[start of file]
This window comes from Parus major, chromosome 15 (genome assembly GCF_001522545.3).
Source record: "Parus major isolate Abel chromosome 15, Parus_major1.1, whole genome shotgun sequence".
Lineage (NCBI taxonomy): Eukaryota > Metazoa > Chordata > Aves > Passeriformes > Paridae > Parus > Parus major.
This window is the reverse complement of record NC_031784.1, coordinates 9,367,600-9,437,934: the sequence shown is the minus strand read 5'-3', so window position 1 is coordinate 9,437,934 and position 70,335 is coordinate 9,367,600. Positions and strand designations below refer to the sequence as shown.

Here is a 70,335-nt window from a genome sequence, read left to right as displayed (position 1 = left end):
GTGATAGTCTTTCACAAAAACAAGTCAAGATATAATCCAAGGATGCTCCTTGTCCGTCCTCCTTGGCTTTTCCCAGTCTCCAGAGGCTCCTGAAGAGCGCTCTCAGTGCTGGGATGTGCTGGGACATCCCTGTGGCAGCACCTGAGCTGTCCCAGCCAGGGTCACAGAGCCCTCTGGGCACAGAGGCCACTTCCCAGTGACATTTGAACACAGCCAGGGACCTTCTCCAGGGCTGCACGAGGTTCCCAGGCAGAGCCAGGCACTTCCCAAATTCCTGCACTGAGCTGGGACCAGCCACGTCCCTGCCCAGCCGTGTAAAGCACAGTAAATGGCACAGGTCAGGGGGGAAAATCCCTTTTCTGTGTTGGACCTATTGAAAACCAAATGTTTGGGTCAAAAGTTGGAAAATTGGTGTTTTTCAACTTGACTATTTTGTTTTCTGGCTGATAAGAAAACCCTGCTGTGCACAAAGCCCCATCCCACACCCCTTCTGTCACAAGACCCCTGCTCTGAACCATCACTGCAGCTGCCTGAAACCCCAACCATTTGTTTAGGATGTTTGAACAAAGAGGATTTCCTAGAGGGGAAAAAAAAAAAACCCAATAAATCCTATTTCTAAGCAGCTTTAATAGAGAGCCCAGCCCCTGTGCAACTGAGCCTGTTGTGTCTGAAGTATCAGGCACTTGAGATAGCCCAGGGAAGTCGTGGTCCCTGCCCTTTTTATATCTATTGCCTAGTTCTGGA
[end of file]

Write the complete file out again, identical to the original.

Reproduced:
This window comes from Parus major, chromosome 15 (genome assembly GCF_001522545.3).
Source record: "Parus major isolate Abel chromosome 15, Parus_major1.1, whole genome shotgun sequence".
Lineage (NCBI taxonomy): Eukaryota > Metazoa > Chordata > Aves > Passeriformes > Paridae > Parus > Parus major.
This window is the reverse complement of record NC_031784.1, coordinates 9,367,600-9,437,934: the sequence shown is the minus strand read 5'-3', so window position 1 is coordinate 9,437,934 and position 70,335 is coordinate 9,367,600. Positions and strand designations below refer to the sequence as shown.

Here is a 70,335-nt window from a genome sequence, read left to right as displayed (position 1 = left end):
GTGATAGTCTTTCACAAAAACAAGTCAAGATATAATCCAAGGATGCTCCTTGTCCGTCCTCCTTGGCTTTTCCCAGTCTCCAGAGGCTCCTGAAGAGCGCTCTCAGTGCTGGGATGTGCTGGGACATCCCTGTGGCAGCACCTGAGCTGTCCCAGCCAGGGTCACAGAGCCCTCTGGGCACAGAGGCCACTTCCCAGTGACATTTGAACACAGCCAGGGACCTTCTCCAGGGCTGCACGAGGTTCCCAGGCAGAGCCAGGCACTTCCCAAATTCCTGCACTGAGCTGGGACCAGCCACGTCCCTGCCCAGCCGTGTAAAGCACAGTAAATGGCACAGGTCAGGGGGGAAAATCCCTTTTCTGTGTTGGACCTATTGAAAACCAAATGTTTGGGTCAAAAGTTGGAAAATTGGTGTTTTTCAACTTGACTATTTTGTTTTCTGGCTGATAAGAAAACCCTGCTGTGCACAAAGCCCCATCCCACACCCCTTCTGTCACAAGACCCCTGCTCTGAACCATCACTGCAGCTGCCTGAAACCCCAACCATTTGTTTAGGATGTTTGAACAAAGAGGATTTCCTAGAGGGGAAAAAAAAAAAACCCAATAAATCCTATTTCTAAGCAGCTTTAATAGAGAGCCCAGCCCCTGTGCAACTGAGCCTGTTGTGTCTGAAGTATCAGGCACTTGAGATAGCCCAGGGAAGTCGTGGTCCCTGCCCTTTTTATATCTATTGCCTAGTTCTGGA